Donald Trump Jr suspended from tweeting over Covid-19 post

Donald Trump Jr suspended from tweeting over Covid-19 post

July 29, 2020   09:30 am


Twitter has banned the US president’s eldest son from tweeting for 12 hours.

The action followed a post by Donald Trump Jr containing a video clip discussing the benefits of hydroxychloroquine.

Some, including President Trump, have suggested the anti-malaria drug works as a preventative measure against coronavirus, despite medical studies that indicate the contrary.

Twitter said the post had violated its Covid-19 misinformation rules.

Donald Trump Jr will still be able to browse Twitter and send direct messages in the interim.

Twitter told the BBC: “We are taking action in line with our policy.”

The main US social media sites have all taken measures to crack down on misinformation about the coronavirus.

Andy Surabian, a spokesman for Donald Trump Jr told the BBC the decision had been “beyond the pale”.

“Twitter suspending Don Jr for sharing a viral video of medical professionals discussing their views on hydroxychloroquine is further proof that big tech is intent on killing free expression online, and is another instance of them committing election interference to stifle Republican voices,” he said.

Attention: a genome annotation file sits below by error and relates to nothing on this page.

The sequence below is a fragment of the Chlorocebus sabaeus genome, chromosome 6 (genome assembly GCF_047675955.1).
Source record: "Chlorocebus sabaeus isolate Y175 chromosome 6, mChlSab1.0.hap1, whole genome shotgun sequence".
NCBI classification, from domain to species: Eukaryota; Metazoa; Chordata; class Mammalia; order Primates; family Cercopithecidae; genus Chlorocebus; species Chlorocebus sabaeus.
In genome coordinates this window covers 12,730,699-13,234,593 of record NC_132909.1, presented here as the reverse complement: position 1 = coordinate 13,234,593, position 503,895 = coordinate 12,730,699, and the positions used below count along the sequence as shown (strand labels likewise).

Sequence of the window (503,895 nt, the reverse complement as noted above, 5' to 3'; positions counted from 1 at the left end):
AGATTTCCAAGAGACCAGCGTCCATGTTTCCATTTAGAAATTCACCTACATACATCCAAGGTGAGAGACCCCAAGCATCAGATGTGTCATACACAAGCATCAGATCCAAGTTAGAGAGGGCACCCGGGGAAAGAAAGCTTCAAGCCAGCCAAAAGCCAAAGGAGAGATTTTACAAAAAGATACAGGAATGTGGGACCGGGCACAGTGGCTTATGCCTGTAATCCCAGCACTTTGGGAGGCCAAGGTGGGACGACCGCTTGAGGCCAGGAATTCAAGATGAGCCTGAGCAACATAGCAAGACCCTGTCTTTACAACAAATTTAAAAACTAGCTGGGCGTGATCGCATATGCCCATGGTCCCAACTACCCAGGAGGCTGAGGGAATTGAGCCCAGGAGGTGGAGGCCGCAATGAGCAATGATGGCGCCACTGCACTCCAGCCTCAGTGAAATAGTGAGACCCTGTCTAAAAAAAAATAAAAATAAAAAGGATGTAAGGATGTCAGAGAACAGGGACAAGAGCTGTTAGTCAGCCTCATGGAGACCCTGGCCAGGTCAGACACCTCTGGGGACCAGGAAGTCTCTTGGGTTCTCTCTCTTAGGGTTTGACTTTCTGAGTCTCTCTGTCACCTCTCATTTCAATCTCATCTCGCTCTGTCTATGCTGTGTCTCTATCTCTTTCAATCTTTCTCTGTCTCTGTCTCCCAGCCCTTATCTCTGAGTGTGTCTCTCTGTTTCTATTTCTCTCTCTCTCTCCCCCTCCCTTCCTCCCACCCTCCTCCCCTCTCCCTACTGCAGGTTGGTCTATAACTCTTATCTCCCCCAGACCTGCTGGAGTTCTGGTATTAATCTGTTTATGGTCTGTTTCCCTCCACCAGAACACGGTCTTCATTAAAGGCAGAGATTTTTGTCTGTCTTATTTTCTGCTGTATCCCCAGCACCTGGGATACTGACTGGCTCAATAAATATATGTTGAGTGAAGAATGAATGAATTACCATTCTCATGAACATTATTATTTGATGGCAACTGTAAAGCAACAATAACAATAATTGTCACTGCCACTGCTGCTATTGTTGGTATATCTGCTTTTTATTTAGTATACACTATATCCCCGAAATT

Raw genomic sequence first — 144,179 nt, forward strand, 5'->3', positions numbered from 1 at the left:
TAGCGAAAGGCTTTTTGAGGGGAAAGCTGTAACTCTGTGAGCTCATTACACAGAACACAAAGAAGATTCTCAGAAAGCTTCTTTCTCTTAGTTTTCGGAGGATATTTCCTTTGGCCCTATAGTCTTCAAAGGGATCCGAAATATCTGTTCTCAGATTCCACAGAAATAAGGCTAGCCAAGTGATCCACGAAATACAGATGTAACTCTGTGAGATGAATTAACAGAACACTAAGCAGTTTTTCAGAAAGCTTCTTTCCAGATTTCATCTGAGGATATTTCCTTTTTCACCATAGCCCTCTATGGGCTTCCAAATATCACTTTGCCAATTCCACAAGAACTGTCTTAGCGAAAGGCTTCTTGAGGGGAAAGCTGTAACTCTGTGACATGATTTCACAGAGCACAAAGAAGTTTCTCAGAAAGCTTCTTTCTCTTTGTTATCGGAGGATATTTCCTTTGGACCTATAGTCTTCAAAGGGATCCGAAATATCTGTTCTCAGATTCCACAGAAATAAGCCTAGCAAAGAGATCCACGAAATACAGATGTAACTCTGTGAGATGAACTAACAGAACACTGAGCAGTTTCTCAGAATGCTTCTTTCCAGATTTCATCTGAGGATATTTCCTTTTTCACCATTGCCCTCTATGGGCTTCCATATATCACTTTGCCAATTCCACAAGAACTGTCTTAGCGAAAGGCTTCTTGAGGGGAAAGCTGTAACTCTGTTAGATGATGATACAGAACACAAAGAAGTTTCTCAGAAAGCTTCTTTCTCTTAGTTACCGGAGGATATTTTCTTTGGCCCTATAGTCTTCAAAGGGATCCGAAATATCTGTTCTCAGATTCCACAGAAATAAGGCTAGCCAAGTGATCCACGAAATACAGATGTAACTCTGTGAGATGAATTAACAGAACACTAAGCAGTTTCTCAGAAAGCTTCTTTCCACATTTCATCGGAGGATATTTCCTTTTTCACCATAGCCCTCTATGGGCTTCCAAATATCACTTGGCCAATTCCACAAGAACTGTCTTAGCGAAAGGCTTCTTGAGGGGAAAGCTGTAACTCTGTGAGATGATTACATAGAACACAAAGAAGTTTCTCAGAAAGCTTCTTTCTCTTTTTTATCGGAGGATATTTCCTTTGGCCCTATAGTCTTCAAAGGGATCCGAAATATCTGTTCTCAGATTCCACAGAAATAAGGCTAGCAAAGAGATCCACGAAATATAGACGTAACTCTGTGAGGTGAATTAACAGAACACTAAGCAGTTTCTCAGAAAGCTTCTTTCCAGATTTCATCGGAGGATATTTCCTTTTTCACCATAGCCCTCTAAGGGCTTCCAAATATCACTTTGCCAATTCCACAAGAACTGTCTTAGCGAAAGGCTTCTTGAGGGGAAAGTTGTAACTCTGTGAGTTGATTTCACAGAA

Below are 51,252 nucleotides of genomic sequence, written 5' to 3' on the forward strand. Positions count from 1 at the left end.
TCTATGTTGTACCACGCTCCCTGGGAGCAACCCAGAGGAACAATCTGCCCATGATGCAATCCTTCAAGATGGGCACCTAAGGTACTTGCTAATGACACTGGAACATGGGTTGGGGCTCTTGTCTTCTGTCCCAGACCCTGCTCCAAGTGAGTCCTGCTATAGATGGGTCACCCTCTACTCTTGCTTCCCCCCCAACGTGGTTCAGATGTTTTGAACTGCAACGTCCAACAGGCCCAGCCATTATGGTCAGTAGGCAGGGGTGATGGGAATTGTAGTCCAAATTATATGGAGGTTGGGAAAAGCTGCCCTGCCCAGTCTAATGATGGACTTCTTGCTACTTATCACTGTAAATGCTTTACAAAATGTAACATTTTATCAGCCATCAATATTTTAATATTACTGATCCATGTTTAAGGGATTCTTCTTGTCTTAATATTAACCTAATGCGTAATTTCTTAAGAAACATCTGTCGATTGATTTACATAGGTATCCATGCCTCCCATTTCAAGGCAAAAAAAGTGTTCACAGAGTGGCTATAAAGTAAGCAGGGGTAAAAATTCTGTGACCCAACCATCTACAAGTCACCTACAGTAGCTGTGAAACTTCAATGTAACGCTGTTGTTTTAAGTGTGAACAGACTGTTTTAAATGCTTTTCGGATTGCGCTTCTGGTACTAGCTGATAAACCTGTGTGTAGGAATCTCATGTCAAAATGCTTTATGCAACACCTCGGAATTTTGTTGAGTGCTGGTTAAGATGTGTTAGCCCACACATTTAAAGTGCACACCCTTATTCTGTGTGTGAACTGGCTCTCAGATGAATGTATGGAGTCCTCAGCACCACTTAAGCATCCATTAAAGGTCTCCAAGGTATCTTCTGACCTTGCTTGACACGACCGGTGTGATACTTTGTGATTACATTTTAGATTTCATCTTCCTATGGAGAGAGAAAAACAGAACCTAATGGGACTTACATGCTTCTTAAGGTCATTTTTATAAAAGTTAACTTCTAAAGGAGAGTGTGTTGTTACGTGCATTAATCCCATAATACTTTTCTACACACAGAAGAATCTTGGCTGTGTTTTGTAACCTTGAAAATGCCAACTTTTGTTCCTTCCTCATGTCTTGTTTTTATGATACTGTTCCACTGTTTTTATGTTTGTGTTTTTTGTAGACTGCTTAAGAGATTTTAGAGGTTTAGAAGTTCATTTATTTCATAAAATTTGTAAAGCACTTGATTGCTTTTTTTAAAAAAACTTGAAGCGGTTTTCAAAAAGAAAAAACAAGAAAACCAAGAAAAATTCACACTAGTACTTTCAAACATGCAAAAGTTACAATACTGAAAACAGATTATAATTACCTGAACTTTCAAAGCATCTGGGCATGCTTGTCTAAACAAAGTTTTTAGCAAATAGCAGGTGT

“While there is indeed much disagreement in the medical community about the efficacy of hydroxychloroquine in treating coronavirus, there have been studies reported by mainstream outlets like CNN, suggesting that it may in fact by an effective treatment.

“Those pretending otherwise are lying for political reasons.”

In signs that the conflict between Trump and Twitter is not abating, the President has asked the National Telecommunications and Information Administration to file a petition to look at how social media companies moderate content.

The petition asks the Federal Communications Commission to reconsider rules that shield social media providers from liability for content posted by their users, but still let them remove posts they deem to be objectionable.

Source: BBC

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